|Ravenscourt Park Hospital||Hammersmith & Fulham|
Ravenscourt Park Hospital was designed by architects Sir John Burnet, Tait and Lorne as the Royal Masonic Hospital, a new hospital for the Freemasons. It later became a private hospital, was leased to the NHS in 2002 but has been closed since 2006. The original hospital buildings and gardens were laid out with fine Art Deco detailing, the landscaping in front of the main entrance integral with the design of the boundary wall and entrance. To the south and overlooked on 3 sides, the garden was laid out with lawns, planted with numerous shrubs, conifers and flower beds, with a central elongated rectangular water feature with fountains and lilies.
The information shown above was correct at the time of the last update 01/04/2006
Please check with the site owner or manager for latest news.
The information below is taken from the relevant Local Authority's planning legislation, which was correct at the time of research but may have been amended in the interim. Please check with the Local Authority for latest planning information.
Click photo to enlarge.
From the early 1900s, there were plans to relocate the existing Freemasons' Hospital in Fulham Road, Chelsea to Ravenscourt Park but this did not take place until 1932/3. The hospital site, adjacent to the west boundary of Ravenscourt Park (q.v.), was formerly that of a substantial house built when development of the Ravenscourt estate was taking place. The hospital's foundation stone was laid in the presence of four members of the royal family 'by electrical connection' from Olympia. The Wakefield Wing was added in 1958 but the 1930sre-brick Art Deco buildings are largely intact. The hospital was later taken over as The Stamford Hospital, and then became the independent Ravenscourt Park Hospital. In 2002 it was leased to Hammersmith NHS Trust as a means of cutting waiting times, but then closed in 2006 due to a drop in demand and rising costs.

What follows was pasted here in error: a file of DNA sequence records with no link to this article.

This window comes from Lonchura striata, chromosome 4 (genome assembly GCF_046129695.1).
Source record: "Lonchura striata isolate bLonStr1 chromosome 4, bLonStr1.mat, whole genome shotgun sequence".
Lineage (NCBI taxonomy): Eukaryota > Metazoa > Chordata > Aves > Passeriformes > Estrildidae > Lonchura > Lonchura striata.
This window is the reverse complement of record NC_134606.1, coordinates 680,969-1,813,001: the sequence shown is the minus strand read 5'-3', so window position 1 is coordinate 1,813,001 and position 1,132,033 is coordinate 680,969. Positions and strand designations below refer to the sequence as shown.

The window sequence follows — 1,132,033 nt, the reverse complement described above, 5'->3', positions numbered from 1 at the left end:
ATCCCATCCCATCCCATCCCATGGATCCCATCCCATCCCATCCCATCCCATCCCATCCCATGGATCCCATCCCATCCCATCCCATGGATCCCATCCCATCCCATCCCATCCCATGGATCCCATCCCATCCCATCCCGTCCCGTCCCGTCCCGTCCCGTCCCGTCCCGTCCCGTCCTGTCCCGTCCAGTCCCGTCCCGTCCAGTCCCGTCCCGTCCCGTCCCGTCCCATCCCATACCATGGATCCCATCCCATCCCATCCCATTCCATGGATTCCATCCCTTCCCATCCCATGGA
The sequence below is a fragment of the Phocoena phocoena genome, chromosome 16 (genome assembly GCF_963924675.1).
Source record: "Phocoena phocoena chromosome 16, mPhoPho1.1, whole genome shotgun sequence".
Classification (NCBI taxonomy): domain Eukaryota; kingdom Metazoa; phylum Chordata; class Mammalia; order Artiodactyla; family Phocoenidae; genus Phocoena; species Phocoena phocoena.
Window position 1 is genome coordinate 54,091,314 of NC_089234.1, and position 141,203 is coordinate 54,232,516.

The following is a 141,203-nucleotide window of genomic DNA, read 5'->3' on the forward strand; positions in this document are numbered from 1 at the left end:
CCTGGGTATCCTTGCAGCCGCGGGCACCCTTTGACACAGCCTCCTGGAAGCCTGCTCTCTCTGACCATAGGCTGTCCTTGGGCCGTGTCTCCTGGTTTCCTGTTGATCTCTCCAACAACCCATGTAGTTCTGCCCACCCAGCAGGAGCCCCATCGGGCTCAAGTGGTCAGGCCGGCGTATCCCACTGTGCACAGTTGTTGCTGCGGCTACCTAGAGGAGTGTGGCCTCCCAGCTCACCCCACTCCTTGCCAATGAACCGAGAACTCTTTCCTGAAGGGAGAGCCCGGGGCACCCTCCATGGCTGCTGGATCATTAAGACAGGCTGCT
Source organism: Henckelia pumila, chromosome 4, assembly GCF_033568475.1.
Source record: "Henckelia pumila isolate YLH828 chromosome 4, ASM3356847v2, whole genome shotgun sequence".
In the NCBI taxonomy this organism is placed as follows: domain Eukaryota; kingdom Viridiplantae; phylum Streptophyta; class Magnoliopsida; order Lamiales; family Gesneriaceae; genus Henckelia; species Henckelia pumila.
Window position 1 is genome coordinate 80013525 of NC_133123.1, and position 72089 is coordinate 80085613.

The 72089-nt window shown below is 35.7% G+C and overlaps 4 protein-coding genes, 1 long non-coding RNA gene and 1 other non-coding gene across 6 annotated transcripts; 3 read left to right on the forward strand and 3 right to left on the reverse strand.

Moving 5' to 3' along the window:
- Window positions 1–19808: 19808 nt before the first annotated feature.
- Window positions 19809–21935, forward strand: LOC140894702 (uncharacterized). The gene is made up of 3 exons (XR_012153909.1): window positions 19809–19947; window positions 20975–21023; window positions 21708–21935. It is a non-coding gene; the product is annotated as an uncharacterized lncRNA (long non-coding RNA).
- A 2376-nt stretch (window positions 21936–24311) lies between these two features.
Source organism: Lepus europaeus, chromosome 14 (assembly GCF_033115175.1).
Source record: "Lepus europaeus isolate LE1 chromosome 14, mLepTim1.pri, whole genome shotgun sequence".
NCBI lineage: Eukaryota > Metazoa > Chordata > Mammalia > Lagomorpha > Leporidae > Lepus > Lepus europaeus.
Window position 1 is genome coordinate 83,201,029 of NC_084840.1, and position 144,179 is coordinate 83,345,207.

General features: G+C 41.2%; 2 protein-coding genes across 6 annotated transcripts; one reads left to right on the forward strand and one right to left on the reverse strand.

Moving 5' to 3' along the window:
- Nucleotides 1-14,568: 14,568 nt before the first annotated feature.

The front landscaping has cast concrete raised beds, a wall with a seat, and low edging walls to the beds. Further planting of shrubs is found around the hospital buildings, also edged by low brick walls. At the south of the main building, the 1930s garden has fine mature trees, dense shrubs and the water feature overlooked by hospital rooms with semi-circular balconies.
I F Trinder 'A History of the Royal Masonic Hospital' (H L Trinder Colchester 1992); Bridget Cherry and Nikolaus Pevsner, 'The Buildings of England London 3: North West' (Penguin, 1999 ed) p212; Rosamund Vercoe 'Ravenscourt' (Fulham and Hammersmith Historical Society, 1991); LB Hammersmith & Fulham 'Ravenscourt & Starch Green Conservation Area Character Profile', 1999